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Drug Free Communities

In 2004, CFY identified the use of alcohol and other drugs, by our youth, as a serious problem that was having a negative impact on the future of our youth and ultimately the health and safety of our communities. We got busy researching the most effective methods for reducing youth substance abuse. This work led to our selection as one of only 700 coalitions across the nation to be a federally designated Drug Free Communities Coalition by the Office of National Drug Control Policy.


Why is this important? Designation as a Drug Free Communities Coalition enabled our coalition members to be part of a year long national training academy through the premier national organization "Community Anti- Drug Coalitions of America". In addition to attending classes at one of three national training sites (our own Pennsylvania National Guard's Demand Reduction Program at Fort Indian Town Gap). Our coalition members had multiple assignments to complete to verify that we understood and could implement "best science" strategies in fighting back against youth substance abuse.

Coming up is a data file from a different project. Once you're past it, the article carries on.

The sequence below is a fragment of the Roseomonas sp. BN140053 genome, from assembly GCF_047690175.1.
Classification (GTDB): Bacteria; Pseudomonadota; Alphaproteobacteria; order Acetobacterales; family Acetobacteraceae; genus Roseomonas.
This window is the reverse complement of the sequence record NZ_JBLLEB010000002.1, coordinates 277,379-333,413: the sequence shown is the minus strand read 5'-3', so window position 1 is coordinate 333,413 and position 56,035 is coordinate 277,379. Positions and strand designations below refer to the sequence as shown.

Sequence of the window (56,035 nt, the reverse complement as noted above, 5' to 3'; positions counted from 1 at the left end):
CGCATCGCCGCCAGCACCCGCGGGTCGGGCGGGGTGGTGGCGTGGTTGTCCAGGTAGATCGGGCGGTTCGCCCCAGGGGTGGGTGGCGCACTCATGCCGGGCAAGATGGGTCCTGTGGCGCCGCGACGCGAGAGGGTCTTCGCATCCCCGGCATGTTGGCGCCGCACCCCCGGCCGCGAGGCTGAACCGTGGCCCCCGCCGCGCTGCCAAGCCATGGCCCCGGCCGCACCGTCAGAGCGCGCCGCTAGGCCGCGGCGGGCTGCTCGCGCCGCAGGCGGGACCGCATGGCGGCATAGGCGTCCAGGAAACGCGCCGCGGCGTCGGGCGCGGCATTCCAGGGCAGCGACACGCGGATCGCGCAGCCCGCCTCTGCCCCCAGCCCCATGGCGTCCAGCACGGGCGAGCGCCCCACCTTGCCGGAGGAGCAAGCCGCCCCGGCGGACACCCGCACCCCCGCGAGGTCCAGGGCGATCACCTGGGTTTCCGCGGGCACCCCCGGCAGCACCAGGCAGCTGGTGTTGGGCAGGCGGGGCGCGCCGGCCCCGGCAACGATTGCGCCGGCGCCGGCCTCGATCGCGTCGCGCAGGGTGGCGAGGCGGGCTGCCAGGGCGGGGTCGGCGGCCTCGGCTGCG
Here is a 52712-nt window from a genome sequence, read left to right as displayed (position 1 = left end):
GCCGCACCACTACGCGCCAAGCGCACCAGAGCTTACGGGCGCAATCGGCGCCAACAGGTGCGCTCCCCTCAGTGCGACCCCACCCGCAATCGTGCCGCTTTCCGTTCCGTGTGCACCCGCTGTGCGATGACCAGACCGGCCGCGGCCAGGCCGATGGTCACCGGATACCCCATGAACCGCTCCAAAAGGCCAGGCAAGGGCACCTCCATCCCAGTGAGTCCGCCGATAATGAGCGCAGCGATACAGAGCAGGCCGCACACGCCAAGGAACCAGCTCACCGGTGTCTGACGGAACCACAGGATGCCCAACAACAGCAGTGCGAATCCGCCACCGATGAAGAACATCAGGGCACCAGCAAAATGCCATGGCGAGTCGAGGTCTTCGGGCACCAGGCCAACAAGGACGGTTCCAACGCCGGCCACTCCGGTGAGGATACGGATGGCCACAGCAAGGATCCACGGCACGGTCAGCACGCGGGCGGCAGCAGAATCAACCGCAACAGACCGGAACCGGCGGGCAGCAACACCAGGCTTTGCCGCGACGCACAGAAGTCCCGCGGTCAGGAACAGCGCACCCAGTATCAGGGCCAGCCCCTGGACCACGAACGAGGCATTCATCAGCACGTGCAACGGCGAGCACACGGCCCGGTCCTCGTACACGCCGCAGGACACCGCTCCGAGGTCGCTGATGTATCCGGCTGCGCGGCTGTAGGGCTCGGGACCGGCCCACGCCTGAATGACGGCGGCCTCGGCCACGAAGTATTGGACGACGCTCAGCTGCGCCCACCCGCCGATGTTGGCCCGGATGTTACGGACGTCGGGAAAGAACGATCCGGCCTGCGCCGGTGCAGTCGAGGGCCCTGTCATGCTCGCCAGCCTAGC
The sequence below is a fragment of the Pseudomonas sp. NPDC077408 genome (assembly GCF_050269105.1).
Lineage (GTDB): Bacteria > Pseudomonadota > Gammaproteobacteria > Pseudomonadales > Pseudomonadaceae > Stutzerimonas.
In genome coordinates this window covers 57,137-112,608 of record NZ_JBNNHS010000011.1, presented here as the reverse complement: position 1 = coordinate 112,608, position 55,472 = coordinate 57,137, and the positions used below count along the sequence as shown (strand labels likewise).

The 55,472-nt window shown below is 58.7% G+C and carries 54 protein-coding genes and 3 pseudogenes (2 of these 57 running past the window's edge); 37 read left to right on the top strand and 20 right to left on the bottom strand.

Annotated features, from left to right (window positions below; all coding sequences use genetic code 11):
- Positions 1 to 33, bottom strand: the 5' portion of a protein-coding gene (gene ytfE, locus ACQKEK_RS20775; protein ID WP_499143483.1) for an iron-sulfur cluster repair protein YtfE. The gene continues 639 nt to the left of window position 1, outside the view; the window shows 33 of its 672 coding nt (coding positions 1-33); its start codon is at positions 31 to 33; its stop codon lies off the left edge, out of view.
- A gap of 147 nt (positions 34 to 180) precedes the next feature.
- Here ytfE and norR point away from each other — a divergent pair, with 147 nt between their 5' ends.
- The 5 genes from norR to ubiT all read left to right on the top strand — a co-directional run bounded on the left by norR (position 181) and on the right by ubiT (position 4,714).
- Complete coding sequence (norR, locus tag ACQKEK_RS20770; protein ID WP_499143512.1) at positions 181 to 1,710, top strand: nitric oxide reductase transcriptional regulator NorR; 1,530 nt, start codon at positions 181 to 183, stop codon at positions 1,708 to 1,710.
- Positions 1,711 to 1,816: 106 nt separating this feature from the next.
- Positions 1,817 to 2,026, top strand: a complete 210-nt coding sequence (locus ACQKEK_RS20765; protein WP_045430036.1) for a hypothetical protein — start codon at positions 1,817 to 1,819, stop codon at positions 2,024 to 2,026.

What have we learned? Strong communities provide an environment for positive youth development. Just as youth behavior impacts the community, the health and values of the community have an impact on youth and their decision making. When youth believe that adults view their unhealthy behaviros as "no big deal" they are more likely to start and engage in unhealthy behavior. Similarly if they believe it is unlikely there will be negaive consequences for their behavior, they are more likely to risk trying the behavior. Kids are also more likely to engage in behaviors that they perceive all other kids are engaged in.


To build positive community messages that reduce risky behaviors, CFY conducts several state and national campaigns, countywide. These campaigns along with other activities aimed at changing community norms, attitudes and behaviors, and reducing availability form the core CFY targeted strategies for reducing youth substance abuse.


Drug Free Coalitions bring together collaborators that have diverse perspectives, expertise, and resources. Our collaborators include: parents, youth, health care providers, youth service providers, enforcement agents, prevention specialists and educators, businesses, media, faith communities, volunteer organizations, and government agencies.


Drug Free Communities (DFC) is a congressional initiative born out of the recognition that the best way to reduce substance abuse is to have communities come together to create positive change.


The 1997 Congressional Act established the Drug Free Communities Support Program which falls under the direction of the White House Office of National Drug Control Policy in partnership with the Substance Abuse and Mental Health Services Administration (SAMHSA). 

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